The Open Thread for July 8, 2017

Wall Street Journal: “In a few weeks on the job, special counsel Robert Mueller has assembled an elite team of lawyers with expertise in national security, public corruption and financial crimes, suggesting he is taking a broad view of his mandate to probe Russia’s alleged meddling in the 2016 election.”

“Highlighting the sensitive nature of his work, Mr. Mueller’s office moved a few weeks ago from a nondescript Washington office building to a nearby ‘secure facility.’”

Which was it?   Given what the President said in his Warsaw Press Conference on Thursday, I tend to believe the Russians in that the President accepted Putin’s denial. Because Trump has been denying it too.

“The U.S. Treasury Department identified eight tax regulations that it plans to change, including part of the Obama administration’s high-profile attempt to stem corporate tax avoidance,” the Wall Street Journal reports.

“The debt regulations were part of the Obama administration’s attempt to address inversions, the corporate technique of putting a headquarters address outside a country. The rules made it harder for companies to engage in the practice known as earnings stripping, in which they load up the U.S. operations with debt and reduce U.S. taxes.”

Sen. Ted Cruz (R-TX) said “that he agrees with President Trump: If Republican senators are unable to pass a bill to repeal and replace key parts of the Affordable Care Act, the Senate should vote on a narrower bill to simply repeal the law and work on a replacement later,” the Washington Post reports.  Said Cruz: “If we cannot bring the conference together and agree on repeal legislation, then I think President Trump’s absolutely right that we should pass a clean repeal.” Cruz said such a repeal should be delayed “either a year or two years” to give lawmakers time to work on a replacement.

In the meantime, Cruz has proposed an amendment to Trumpcare that allows insurance companies to sell two types of healthcare policies, one that is compliant with the Affordable Care Act and one that is not.  Sen. Chuck Grassley (R-IA) told Iowa Public Radio that he probably won’t support this amendment because he’s concerned how Cruz’s amendment might affect people with pre-existing conditions.”

Said Grassley: “There’s a real feeling that that’s subterfuge to get around pre-existing conditions. If it is subterfuge and it has the effect of annihilating the pre-existing condition requirement that we have in the existing bill, than obviously I would object to that.”

McClatchy: “Whether it’s the Trump National Golf Club in Bedminster, N.J., where the U.S. Women’s Open Golf Championship starts Monday; the club outside the nation’s capital, where the president often spends time over the weekend; the historic Mar-a-Lago Club, where he hosted the president of China and the prime minister of Japan; or one of his other exclusive addresses, each collects a hefty initiation fee from new members — up to $450,000 per person, with annual dues on top of that.”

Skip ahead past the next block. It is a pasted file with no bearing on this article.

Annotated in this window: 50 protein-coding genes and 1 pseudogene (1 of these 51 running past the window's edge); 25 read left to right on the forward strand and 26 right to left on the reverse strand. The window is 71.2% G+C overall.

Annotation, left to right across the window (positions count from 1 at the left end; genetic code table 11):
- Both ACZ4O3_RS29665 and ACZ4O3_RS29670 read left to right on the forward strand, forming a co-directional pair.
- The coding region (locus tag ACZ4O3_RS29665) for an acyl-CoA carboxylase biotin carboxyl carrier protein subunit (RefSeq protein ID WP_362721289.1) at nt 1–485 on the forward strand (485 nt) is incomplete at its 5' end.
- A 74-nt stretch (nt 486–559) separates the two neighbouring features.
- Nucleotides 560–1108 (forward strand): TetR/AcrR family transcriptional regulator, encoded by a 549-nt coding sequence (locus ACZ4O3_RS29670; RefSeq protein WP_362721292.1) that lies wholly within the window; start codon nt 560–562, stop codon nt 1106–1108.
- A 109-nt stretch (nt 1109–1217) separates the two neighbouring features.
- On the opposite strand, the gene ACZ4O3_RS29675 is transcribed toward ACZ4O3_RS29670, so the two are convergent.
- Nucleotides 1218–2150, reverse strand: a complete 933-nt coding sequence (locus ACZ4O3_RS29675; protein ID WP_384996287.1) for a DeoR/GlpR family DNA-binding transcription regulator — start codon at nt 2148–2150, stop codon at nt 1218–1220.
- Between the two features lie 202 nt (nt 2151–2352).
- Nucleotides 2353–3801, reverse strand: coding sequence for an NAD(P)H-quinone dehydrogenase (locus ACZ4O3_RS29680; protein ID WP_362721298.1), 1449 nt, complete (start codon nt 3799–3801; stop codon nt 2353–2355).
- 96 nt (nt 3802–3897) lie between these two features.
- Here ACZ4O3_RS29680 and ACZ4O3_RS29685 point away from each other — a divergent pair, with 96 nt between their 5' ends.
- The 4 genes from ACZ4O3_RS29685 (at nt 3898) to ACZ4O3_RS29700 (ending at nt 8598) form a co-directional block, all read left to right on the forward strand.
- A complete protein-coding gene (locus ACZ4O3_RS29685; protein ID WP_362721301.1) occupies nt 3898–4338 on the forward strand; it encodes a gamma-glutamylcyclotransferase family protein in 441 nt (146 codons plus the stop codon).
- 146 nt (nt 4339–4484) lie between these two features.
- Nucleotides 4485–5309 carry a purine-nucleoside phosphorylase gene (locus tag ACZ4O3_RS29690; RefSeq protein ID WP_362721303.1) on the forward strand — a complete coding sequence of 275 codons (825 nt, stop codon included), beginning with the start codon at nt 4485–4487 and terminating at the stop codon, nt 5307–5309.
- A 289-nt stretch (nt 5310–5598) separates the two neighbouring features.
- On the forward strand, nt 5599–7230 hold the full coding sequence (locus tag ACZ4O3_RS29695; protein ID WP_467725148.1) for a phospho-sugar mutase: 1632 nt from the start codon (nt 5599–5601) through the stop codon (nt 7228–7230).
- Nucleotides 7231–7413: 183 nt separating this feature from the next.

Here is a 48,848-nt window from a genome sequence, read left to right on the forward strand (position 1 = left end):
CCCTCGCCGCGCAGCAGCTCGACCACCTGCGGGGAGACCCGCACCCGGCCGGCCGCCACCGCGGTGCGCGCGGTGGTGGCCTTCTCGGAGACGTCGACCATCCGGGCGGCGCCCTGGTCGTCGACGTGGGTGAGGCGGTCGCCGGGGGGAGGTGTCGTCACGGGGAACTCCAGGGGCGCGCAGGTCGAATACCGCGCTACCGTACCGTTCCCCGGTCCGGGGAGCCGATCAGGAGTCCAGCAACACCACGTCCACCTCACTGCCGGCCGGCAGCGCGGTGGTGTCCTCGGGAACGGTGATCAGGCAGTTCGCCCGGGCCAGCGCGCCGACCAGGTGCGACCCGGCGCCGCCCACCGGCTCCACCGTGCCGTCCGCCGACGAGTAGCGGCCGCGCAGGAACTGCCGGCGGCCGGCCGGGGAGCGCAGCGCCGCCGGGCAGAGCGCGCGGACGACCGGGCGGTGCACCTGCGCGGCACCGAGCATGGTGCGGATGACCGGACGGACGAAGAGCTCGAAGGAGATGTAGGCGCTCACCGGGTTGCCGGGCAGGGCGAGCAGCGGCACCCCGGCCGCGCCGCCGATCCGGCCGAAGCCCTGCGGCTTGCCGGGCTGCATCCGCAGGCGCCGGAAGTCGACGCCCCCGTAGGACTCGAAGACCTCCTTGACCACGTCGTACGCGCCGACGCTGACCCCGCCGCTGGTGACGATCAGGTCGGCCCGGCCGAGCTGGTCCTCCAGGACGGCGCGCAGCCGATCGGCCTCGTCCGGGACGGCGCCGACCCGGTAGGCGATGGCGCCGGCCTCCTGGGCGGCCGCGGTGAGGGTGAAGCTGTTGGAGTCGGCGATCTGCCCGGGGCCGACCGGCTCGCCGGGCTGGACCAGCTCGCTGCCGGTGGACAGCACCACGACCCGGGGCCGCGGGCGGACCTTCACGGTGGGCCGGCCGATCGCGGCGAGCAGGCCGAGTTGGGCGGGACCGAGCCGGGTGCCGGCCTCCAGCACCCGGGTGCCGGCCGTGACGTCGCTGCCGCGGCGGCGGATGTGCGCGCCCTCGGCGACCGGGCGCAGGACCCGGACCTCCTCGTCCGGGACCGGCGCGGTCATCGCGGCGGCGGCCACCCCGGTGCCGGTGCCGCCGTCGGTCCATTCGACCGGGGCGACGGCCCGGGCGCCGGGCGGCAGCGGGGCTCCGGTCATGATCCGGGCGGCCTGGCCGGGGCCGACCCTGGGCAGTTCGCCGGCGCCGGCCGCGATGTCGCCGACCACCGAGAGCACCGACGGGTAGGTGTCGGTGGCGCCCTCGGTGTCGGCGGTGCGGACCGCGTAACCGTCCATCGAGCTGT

“Trump has benefited greatly from these initiation fees for years. Even back when it was typical for membership fees to take the form of refundable deposits, he broke with the norm for such clubs by taking the money for himself, according to documents and interviews.”

Politico: “National security officials across the federal government say they are seeing new restrictions on who can access sensitive information, fueling fears in the intelligence and security community that the Trump administration has stepped up a stealthy operation to smoke out leakers. Officials at various national security agencies also say they are becoming more concerned that the administration is carefully tracking what they’re doing and who they’re talking to — then plotting to use them as a scapegoat or accuse them of leaks.”

“One U.S. official voiced concern over even talking to their superiors about a benign call from a reporter. The agency this official works for had started limiting staff’s access to information, they said, and it would make it far easier to figure out who was talking to people in the media. There was suspicion, the official said, that the agency was even tracking what they printed, to keep tabs on what information they were accessing.”

New York Times: “California’s very junior senator has emerged as the latest iteration of a bipartisan archetype: the Great Freshman Hope, a telegenic object of daydreaming projection — justified or not — for a party adrift and removed from executive power… Like the Senate newcomers Barack Obama or Marco Rubio before her, Ms. Harris — a 52-year-old former prosecutor with a profane streak, a lawyerly aversion to ‘false choices’ and an affection for the rapper Too Short — has insisted that national aspirations are far from her mind. Like those men, she has not exactly ruled out the possibility, either.”